Over 13 million US homes in 219 coastal counties face serious flooding by 2100 following sea level rises caused by climate change, say scientists from the University of Georgia, who believe their study could help protect those properties if policymakers take targeted action.
The researchers explained in the prestigious journal Nature Climate Change (citation below) that theirs is the first study to assess the risk from rising oceans using year 2100 population forecasts for all 319 coastal counties in the US mainland.
Previous studies on the impact of climate change and sea level rises used current population figures.
Cumulative projected at-risk populations for the continental United States, 2010–2100. Projections reflect assumed growth/decline rates for 72,664 census block groups in 319 coastal counties. (Image: nature.com)
This latest study is based on data that was gathered and analyzed as part of Mathew Hauer’s doctoral work with the UGA Franklin College of Art and Sciences; Jason Evans, a former UGA faculty member who is currently at Stetson University; and Deepak Mishra, Associate Professor at the UGA Department of Geography.
6-foot sea level rise
If the sea level rises by six feet by the end of this century, based on 2100 population forecasts, over 13 million homes will be exposed to flooding and other hazards linked to rising waters.
In Florida alone, the most severely-affected state, up to six million residents are likely to be affected, plus one million in Louisiana and one million in California.
In this study, the researchers estimated that sea levels could rise by three to six feet by the end of the century. Even at the lower end (just 3 feet), population trends suggest that over 4.2 million coastal residents on the US mainland would be at serious risk, Hauer said.
Projected cumulative populations at risk of sea-level rise by 2100 under the 1.8 m scenario. The study considered 22 states and the District of Columbia. (Image: nature.com)
Current estimates downplay potential impact
According to Hauer:
“The impact projections are up to three times larger than current estimates, which significantly underestimate the effect of sea level rise in the United States. In fact, there are 31 counties where more than 100,000 residents could be affected by 6 feet of sea level rise.”
The authors believe their data could help policymakers determine where to focus practical adaptation strategies for protecting land and properties threatened by frequent and repeated flooding, said Mishra.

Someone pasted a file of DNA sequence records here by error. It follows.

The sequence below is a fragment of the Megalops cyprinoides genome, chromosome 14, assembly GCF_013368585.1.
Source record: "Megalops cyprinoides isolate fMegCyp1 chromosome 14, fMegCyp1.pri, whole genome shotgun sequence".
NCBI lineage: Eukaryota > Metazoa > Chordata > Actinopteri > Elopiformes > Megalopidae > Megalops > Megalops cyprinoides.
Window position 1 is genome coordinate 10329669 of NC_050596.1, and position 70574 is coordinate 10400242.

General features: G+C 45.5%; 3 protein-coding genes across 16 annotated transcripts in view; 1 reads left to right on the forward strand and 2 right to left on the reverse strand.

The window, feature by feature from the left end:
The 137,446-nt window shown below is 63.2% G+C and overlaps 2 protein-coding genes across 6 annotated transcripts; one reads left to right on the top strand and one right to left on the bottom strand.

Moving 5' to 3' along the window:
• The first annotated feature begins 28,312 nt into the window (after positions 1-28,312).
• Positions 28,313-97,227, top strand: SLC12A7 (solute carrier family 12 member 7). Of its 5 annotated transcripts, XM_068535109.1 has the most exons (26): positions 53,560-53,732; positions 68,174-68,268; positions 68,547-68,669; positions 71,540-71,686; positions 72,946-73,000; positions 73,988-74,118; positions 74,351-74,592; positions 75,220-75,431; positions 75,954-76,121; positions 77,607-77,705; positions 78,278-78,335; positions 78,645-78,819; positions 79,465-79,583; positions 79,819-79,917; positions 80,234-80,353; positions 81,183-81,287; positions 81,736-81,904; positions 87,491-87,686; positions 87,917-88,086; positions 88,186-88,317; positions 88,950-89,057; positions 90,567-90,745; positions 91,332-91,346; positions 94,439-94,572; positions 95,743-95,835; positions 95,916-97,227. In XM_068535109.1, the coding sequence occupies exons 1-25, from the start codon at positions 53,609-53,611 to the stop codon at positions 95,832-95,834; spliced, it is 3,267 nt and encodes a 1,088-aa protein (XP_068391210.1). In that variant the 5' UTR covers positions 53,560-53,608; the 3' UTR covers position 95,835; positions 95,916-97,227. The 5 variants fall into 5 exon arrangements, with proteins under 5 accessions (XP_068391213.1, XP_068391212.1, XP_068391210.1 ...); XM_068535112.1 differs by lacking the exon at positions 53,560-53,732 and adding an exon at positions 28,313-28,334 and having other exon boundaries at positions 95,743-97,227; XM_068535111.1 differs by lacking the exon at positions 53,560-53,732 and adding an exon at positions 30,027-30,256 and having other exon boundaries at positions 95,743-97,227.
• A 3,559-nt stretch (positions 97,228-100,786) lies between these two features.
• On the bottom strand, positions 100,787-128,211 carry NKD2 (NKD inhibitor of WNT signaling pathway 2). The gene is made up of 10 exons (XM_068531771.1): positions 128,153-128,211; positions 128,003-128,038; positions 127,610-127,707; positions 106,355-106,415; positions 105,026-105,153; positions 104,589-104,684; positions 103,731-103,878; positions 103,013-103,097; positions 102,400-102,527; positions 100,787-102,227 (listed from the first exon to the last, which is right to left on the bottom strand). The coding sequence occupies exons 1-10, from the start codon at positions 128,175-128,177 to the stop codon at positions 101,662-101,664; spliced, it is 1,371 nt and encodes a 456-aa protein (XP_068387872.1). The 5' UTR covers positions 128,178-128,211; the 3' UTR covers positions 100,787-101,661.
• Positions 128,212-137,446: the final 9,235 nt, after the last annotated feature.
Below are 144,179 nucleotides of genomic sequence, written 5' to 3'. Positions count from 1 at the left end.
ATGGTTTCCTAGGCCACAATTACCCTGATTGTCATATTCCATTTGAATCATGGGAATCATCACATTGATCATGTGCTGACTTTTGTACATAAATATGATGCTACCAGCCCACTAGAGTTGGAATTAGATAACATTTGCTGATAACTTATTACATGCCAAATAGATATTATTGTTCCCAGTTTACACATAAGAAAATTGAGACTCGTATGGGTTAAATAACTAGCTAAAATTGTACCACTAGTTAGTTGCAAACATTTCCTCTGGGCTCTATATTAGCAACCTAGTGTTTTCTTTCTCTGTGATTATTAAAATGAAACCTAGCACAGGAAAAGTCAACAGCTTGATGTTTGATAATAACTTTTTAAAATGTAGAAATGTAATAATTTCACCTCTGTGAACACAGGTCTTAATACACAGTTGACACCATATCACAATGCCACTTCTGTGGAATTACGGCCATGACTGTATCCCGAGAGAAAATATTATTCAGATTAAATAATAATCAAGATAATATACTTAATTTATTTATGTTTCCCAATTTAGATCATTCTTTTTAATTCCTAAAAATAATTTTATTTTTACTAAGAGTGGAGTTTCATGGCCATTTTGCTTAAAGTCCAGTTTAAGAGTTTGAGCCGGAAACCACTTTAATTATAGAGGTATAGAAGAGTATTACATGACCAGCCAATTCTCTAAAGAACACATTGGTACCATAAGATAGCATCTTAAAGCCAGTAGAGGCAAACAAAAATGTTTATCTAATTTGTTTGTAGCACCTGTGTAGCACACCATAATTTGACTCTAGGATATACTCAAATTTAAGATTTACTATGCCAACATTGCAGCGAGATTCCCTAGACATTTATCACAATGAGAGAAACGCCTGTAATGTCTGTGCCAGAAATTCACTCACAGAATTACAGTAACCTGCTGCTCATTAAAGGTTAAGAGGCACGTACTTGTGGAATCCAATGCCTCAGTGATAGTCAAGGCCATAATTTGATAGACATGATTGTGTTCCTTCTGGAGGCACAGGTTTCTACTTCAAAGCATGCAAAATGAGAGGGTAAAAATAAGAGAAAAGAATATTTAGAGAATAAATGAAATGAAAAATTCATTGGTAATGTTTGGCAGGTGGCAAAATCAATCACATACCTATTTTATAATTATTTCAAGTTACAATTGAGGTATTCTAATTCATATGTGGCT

“This research merges population forecasts with sea level rise. It gives policymakers more detailed information to help them assess how sea level rise will affect people and infrastructure.”
By employing population projections for the year 2100, the data also provide a more accurate and relevant measure of the potential flooding risks in some of the USA’s fastest-growing communities, the authors wrote.
For example, over one-quarter of all residents in major urban centers like New Orleans and Miami could face coastal flooding by the year 2100 if adaptive measures are not taken.
(Left) Jason Evans, (Middle) Deepak Mishra, and Mathew Hauer.
Regarding the urgency of adaptation measures, Hauer said:
“Adaptation strategies are costly, and these are areas of especially rapid population growth, so the longer we wait to implement adaptation measures the more expensive they become.”
Eighty percent of residents living in Monroe County (Florida Kays), Hyde and Tyrrel (two lightly populated countries on the North Carolina coast), would be impacted if sea levels rise by 6 feet by the end of this century.
A six-foot rise would affect over 10% of people living in Georgia’s coastal counties with regular and severe flooding, plus 18% of those living in Chatham County (Savannah) and 29% in Glynn County (Brunswick).
People in other parts of the country would also be affected by a 6-foot sea level rise. Over 16% of residents in San Mateo County in California, just south of San Francisco, and more than 10% of those living in Nassau County, New York, would suffer.
In an Abstract in the journal, the authors wrote:
“These results suggest that the absence of protective measures could lead to US population movements of a magnitude similar to the twentieth century Great Migration of southern African-Americans.”
“Furthermore, our population projection approach can be readily adapted to assess other hazards or to model future per capita economic impacts.”
Citation: “Millions projected to be at risk from sea-level rise in the continental United States,” Mathew E. Hauer, Jason M. Evans & Deepak R. Mishra. Nature Climate Change. 14 March, 2016. DOI: 10.1038/nclimate2961.
Video – Top 10 countries at risk of sea level rises